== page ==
Northeast Natural Energy (NNE) has filed suit in circuit court against the City of Morgantown, WV, to prevent the city from enforcing its new ordinance banning hydraulic fracturing (fracking).

The Charleston, WV-based company filed paperwork in Monongalia County Circuit Court on Thursday, two days after the Morgantown City Council passed a fracking ban within the city and an adjacent one-mile buffer zone. NNE is drilling two Marcellus Shale natural gas wells in the Morgantown Industrial Park, which is in the buffer zone.

“It’s very unfortunate that it came to this, where we had to go to court,” NNE spokesman Brett Loflin told NGI’s Shale Daily on Monday. “But the regulatory agencies that deal with oil and gas drilling and development is the West Virginia Department of Environmental Protection [DEP], [its] Office of Oil and Gas, and several other state and federal agencies. The City of Morgantown has stepped outside their authority.”

According to the complaint, NNE is seeking a temporary restraining order that would forbid the city from enforcing the ordinance, and a declaration that the ordinance preempts state law. The company has retained attorneys from the Morgantown office of Spilman, Thomas & Battle PLLC.

Asked if the latter was designed to prevent other West Virginia municipalities from enacting similar ordinances, Loflin said, “I could only assume that if we were successful in getting the ordinance overturned in Morgantown, it certainly would set type of precedent to make it easier for other companies if they had been affected.”

Morgantown officials contend that the West Virginia Code — specifically Section 8:12:19, also known as “Extraterritorial Exercise of Powers and Authority” — gives them the power to enact legislation covering a one-mile buffer zone around the city. NNE disputes this.

“Simply put, Morgantown is impermissibly reaching out beyond its borders to regulate oil and gas activities that are exclusively regulated by the state,” the complaint said. “In so doing it is unlawfully ‘taking’ the property rights of everyone with an interest in Marcellus Shale natural gas in the area without any compensation whatsoever.”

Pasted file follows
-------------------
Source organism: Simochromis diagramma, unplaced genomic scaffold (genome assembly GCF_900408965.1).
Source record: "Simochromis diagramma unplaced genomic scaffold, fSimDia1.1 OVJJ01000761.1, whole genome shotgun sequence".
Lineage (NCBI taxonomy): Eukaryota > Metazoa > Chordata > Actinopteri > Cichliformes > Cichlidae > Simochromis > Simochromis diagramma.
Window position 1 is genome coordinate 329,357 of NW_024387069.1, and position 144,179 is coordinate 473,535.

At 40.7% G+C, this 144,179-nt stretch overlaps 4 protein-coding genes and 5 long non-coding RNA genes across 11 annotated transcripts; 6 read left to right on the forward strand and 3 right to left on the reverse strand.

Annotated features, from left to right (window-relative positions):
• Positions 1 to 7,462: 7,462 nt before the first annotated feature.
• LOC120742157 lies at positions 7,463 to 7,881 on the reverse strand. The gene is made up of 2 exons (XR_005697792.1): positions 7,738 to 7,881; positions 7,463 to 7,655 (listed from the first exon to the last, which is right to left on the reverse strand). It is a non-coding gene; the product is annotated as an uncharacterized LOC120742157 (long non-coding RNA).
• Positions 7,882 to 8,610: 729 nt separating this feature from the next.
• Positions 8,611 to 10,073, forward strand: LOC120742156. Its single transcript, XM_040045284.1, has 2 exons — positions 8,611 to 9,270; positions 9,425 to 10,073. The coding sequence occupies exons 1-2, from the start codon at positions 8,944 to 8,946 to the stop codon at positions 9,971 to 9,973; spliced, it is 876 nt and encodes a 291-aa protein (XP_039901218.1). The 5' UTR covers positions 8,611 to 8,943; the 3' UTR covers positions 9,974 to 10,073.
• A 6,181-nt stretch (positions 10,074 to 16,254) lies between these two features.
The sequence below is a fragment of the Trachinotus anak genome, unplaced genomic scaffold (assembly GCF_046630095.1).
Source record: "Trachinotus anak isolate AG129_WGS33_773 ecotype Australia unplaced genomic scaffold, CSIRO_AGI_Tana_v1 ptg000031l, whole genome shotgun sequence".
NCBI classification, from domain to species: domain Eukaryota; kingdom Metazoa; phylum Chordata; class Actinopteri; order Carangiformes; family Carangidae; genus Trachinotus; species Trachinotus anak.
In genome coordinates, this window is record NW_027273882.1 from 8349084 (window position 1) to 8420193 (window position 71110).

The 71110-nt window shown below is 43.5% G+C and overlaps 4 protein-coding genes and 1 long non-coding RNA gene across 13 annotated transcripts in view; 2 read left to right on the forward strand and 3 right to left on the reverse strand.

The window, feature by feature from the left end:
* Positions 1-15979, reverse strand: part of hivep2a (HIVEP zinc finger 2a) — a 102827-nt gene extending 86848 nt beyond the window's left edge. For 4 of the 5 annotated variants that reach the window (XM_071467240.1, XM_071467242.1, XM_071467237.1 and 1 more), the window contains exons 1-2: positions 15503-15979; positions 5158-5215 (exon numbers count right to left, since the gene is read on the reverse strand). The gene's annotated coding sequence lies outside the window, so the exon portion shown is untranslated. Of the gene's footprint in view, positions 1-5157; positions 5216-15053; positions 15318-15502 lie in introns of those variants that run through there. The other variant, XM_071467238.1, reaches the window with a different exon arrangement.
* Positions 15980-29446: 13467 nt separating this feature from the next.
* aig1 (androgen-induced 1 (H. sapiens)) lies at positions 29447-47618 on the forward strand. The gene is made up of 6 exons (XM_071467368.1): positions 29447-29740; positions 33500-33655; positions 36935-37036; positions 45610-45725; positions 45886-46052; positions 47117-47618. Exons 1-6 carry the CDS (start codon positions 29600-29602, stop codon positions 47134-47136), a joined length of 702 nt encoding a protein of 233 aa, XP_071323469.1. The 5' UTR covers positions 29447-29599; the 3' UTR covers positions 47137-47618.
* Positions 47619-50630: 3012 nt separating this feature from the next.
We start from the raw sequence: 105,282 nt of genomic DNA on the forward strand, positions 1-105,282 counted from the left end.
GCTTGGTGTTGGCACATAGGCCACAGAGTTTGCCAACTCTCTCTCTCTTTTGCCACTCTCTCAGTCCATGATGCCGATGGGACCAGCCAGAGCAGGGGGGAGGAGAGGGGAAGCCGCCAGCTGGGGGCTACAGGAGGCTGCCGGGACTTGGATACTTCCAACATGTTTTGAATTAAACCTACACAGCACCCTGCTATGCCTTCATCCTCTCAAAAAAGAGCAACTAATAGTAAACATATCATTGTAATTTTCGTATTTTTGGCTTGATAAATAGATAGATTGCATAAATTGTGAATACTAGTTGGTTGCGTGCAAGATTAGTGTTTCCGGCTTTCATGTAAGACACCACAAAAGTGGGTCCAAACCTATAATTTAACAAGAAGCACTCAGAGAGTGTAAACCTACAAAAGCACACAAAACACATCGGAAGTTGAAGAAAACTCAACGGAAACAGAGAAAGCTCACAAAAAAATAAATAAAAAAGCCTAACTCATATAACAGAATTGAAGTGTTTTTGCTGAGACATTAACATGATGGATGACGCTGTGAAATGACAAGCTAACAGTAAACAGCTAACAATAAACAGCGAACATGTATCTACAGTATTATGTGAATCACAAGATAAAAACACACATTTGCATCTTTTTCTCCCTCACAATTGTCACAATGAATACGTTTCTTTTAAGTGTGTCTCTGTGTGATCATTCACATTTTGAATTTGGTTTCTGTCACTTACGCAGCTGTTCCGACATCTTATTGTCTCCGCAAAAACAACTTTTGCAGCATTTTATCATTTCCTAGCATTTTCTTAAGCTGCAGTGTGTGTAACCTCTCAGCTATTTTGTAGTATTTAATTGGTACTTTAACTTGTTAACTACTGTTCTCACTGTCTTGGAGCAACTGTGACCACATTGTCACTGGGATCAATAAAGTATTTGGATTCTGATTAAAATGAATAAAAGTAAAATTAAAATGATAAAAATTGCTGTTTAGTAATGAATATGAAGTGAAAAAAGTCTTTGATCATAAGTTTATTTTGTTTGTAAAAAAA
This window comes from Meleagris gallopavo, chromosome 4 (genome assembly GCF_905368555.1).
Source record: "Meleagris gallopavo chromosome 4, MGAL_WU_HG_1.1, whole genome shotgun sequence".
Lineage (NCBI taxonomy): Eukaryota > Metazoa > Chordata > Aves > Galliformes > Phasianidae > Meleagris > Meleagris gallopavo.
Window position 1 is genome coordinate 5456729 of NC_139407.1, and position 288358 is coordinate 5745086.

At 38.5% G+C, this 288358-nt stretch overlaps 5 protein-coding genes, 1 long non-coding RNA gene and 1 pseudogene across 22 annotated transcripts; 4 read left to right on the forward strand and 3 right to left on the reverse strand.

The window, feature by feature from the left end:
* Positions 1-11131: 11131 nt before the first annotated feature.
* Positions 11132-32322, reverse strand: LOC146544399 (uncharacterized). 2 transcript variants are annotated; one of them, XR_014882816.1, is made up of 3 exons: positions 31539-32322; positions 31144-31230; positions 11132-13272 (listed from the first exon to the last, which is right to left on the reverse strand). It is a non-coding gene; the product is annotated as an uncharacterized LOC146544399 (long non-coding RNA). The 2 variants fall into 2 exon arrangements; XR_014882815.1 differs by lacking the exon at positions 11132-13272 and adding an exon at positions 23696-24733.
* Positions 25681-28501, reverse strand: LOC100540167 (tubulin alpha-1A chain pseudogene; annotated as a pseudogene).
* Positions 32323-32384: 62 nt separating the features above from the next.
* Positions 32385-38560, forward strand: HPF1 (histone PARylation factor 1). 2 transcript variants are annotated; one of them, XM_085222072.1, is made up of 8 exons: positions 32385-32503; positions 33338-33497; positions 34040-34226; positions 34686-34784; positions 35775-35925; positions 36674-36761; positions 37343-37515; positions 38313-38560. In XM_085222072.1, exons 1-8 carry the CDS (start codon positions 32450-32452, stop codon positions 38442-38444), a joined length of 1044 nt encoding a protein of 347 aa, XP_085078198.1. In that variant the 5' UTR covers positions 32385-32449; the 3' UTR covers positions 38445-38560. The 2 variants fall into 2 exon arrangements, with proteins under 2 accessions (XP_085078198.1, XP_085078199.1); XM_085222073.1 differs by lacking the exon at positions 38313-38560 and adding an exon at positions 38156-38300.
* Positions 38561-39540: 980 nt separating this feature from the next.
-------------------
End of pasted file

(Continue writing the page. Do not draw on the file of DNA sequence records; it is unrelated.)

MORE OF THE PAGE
The complaint also seeks “tens of millions of dollars in compensation,” but Loflin emphasized the company was not seeking punitive damages at this time.

“If the ordinance is upheld, if we lose our challenge to the constitutionality of the ordinance, in our view the city is going to have to pay us tens of millions of dollars for an unjust takings claim,” James Walls, one of the attorneys representing NNE, told NGI’s Shale Daily on Monday. He added that Enrout Properties LLC — which owns the surface and mineral rights at the industrial park where NNE is drilling the wells — has joined the lawsuit.

“I’ve heard a lot of rumblings about other royalty owners in the area suing the city,” Walls said. “But I’m not aware of anybody that has the immediate harm to face [like NNE]. I don’t think there any other permitted wells out there that are in the position we’re in.”

In an affidavit, NNE President Michael John said the company had already spent more than $7 million developing the two wells at about $85,000 a day. John said the project had a net present value of about $42 million.

“Despite the fact that the ordinance will totally deprive [NNE] of its property rights, Morgantown has no intention of compensating [NNE],” the complaint said. “The ordinance is unconstitutional and unlawful.”

Loflin added “tens of millions of dollars could conceivably be lost if we cannot frack the two wells that we already have permitted,” but he added that the company had not discussed the idea of seeking punitive damages.

John said the company planned to begin fracking the wells in August. DEP granted permits for the wells in March 2011.

City and company officials both hinted that a legal battle between the two was coming (see Shale Daily, June 21; June 10). Meanwhile, West Virginia Gov. Earl Ray Tomblin urged city officials to confine its governance within city limits, and DEP Secretary Randy Huffman said it was unlikely that the state would issue a stop work order against NNE (see Shale Daily, June 23; June 6).